Category Archives: Bird Trips (Pictures & Stories)

What could be seen, what to see, the landscape…

White-bellied Fish-Eagle in Yala NP

Weißbauch-SeeadlerIf you are an eagle fan and think that there are masses of White-tailed Eagle (Haliaeetus albicilla) on the Volga or even think that Brandenburg is densely populated with this bird species, you really have to go to the Lunugamvehera National Park in the south of Sri Lanka. Such a density of large fish-eating eagles like here at the Weheragala Reservoir I have really never seen before. Well, the White-bellied Fish-Eagle (Haliaeetus leucogaster) is not as powerful as the White-tailed Eagle; the weight is also much lower (max. 4 kg against over 7 kg). However, the wingspan is almost as impressive with over 2 meters. The White-tailed Eagle is of course also a little larger. The most impressive thing about this early morning is the rather slow back and forth flight of individual White-bellied Sea-eagles against a green jungle background. Again and again a White-bellied Sea-eagle flies in and then disappears into an old giant tree right next tot he dam. Great flight pictures with a beautiful background.

One reason for perfect shooting is the excellent position on a 25 meter high dam, where the White-bellied Sea-eagle flies along at almost the same height like you are standing. On the other hand the high yield in images is due to the rather low demands on the focusing technique. The auto-focus on the Canon EOS 1 DX has enough time to focus on the flying target. The contrast range is so high that the bright bird is perfectly captured in front of the dark green background, although the depth of field of the Canon EF 600/4.0 L IS II USM is low. Scrap – otherwise high within flight photos (BiF) – is almost non-existent with this series. For quite again and again another immature White-bellied Continue reading White-bellied Fish-Eagle in Yala NP

Northern Gannets and other seabirds on Heligoland

BasstölpelA deafening screeching can be heard from afar. The colors shine in a unique soft pink on the horizon. The sun is obscured by light clouds. What a great light! We are standing on Lummenfelsen near the Northern Gannets (Morus bassanus). The conditions are beautiful. With a wonderfully diffuse light you could take pictures all day. We don’t just pay attention to these large white birds. But also the many Black-legged Kittiwakes (Rissa tridactyla) and the Common Murre (Uria aalge) buzzing in front of the steep face are fascinating. We can also take pictures of one or the other Razorbill (Alca torda).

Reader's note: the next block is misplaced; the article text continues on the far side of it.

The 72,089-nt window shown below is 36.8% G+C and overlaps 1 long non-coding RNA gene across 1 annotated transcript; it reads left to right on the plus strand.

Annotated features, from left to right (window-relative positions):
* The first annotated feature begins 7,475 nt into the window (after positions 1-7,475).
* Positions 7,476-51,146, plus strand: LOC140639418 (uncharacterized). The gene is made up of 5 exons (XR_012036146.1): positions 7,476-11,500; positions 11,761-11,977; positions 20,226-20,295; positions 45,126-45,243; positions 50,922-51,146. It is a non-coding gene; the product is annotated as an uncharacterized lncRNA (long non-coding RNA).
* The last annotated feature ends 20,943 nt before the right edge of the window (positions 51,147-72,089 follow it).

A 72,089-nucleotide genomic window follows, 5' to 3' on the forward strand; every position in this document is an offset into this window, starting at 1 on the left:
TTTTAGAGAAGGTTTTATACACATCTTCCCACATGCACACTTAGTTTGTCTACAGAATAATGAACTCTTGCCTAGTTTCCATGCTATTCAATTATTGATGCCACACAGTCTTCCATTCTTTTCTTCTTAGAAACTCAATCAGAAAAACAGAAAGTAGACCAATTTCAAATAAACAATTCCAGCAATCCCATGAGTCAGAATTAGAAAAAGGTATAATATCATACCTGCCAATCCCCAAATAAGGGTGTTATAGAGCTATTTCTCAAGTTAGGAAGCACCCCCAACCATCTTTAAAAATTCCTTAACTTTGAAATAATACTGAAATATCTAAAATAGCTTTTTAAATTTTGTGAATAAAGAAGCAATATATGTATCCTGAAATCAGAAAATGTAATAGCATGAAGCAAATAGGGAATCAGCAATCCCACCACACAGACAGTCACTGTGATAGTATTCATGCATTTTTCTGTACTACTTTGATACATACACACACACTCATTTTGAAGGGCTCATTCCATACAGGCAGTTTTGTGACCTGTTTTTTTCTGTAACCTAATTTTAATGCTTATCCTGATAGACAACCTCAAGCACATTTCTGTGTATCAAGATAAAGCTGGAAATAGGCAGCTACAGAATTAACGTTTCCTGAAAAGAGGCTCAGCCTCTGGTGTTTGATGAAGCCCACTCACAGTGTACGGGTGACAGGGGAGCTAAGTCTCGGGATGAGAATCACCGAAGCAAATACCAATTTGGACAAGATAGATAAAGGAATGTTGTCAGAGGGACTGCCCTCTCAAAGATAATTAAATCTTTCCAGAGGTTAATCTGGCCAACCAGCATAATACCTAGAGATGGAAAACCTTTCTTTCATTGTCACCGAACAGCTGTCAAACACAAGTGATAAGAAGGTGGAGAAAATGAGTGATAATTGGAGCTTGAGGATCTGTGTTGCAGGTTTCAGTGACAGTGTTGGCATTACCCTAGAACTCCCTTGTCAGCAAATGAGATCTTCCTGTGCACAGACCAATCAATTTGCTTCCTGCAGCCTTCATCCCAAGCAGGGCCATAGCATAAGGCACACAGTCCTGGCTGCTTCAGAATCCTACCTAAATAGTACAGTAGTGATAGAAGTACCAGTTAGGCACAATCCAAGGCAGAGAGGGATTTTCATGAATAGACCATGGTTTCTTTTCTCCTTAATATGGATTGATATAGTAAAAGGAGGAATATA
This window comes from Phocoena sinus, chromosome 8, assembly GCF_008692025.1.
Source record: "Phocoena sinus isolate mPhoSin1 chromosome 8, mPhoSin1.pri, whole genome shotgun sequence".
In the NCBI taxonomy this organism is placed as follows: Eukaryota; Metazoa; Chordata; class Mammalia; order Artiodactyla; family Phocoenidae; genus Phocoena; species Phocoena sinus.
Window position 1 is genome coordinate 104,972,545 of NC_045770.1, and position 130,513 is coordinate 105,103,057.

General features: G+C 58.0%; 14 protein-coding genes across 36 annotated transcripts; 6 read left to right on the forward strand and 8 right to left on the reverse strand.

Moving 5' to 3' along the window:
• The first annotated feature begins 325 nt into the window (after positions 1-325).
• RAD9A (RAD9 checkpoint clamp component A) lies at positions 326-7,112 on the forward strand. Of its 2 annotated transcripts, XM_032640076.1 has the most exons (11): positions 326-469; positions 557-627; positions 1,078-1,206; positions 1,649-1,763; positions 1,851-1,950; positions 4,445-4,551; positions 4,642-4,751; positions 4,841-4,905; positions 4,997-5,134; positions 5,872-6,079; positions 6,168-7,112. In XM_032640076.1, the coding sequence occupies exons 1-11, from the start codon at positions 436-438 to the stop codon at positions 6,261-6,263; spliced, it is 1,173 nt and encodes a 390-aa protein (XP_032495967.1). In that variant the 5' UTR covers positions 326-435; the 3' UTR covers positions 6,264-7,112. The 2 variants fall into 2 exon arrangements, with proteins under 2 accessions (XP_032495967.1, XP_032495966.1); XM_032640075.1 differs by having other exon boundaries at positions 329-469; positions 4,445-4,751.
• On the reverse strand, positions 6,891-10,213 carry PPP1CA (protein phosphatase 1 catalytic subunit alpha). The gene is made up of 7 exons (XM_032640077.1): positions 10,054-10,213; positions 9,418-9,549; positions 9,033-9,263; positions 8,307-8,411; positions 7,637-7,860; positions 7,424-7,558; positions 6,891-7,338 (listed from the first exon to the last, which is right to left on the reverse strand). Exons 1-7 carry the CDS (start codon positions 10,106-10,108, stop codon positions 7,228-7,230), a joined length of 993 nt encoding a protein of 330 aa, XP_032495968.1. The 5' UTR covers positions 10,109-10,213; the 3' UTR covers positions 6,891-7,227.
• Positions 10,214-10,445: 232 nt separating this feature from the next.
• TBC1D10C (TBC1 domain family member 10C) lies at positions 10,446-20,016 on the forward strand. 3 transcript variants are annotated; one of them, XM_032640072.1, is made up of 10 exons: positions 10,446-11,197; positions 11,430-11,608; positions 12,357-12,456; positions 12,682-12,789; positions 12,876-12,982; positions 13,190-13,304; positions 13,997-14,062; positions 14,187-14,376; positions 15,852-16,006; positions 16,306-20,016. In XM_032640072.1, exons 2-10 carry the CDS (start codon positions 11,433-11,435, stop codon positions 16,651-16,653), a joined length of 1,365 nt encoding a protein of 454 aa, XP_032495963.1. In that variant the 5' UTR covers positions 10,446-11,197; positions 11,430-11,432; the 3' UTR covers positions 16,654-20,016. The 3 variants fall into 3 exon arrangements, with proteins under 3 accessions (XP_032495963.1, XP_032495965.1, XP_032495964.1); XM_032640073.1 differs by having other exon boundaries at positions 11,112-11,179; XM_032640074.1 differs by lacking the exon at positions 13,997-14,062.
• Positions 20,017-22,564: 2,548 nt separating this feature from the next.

When it starts to rain, we go back to the little hotel for a lunch break. A short lunch snack, then we walk back to the gannets. The wind develops into a solid storm with wind force 10 to 11. One or the other may then think about stopping; especially since you are standing directly on the edge of the cliff. But what sounds like a single imposition at first was really great. The Northern Gannets are in the air in front of us and the clouds are arranged in dark formations. Wisps of clouds fly by. In between, one or the other white feather wipes over the cliff. Photography is really fun. Only drawback: Since the wind comes west and thus directly from the Continue reading Northern Gannets and other seabirds on Heligoland

King of Saxony Bird-of-Paradise sings his song up in Tari Gap

WimpelträgerThe male King of Saxony Bird-of-paradise (Pteridophora alberti) performs his courtship song from a high point of view, from the bushy crown of a giant tree. It is actually the perfect habitat for a King-of-Saxony Bird-of-paradise. The King-of-Saxony Bird-of-paradise impresses with two long feathers on the head, which he can be moved to courtship with big muscles. They are reminiscent of pennants with their eye-catching structure and are clearly visible from a distance. Mowing forward his two extra-long head feathers he smashes his monotonous song, like a Common Grasshopper-warbler (Locustella naevia) high in the rainforest. At first we can only see the bird between leaves on the edge of a row of trees. Then the male King-of-Saxony even lets himself down to fly on a bare tree and from there extensively to shake with his two long feathers on the head. Back and forth, back and forth, he moves his two long feathers.

From Ambua Lodge we started in the afternoon by bus to higher elevations, above the clouds. This is the region known as Tari Gap in literature. From the road we wanted to observe the King of Saxony Bird-of-paradise. We were not out of the gate yet, Continue reading King of Saxony Bird-of-Paradise sings his song up in Tari Gap

Swimming and Birding in Amphoe Khlong Thom/ Thailand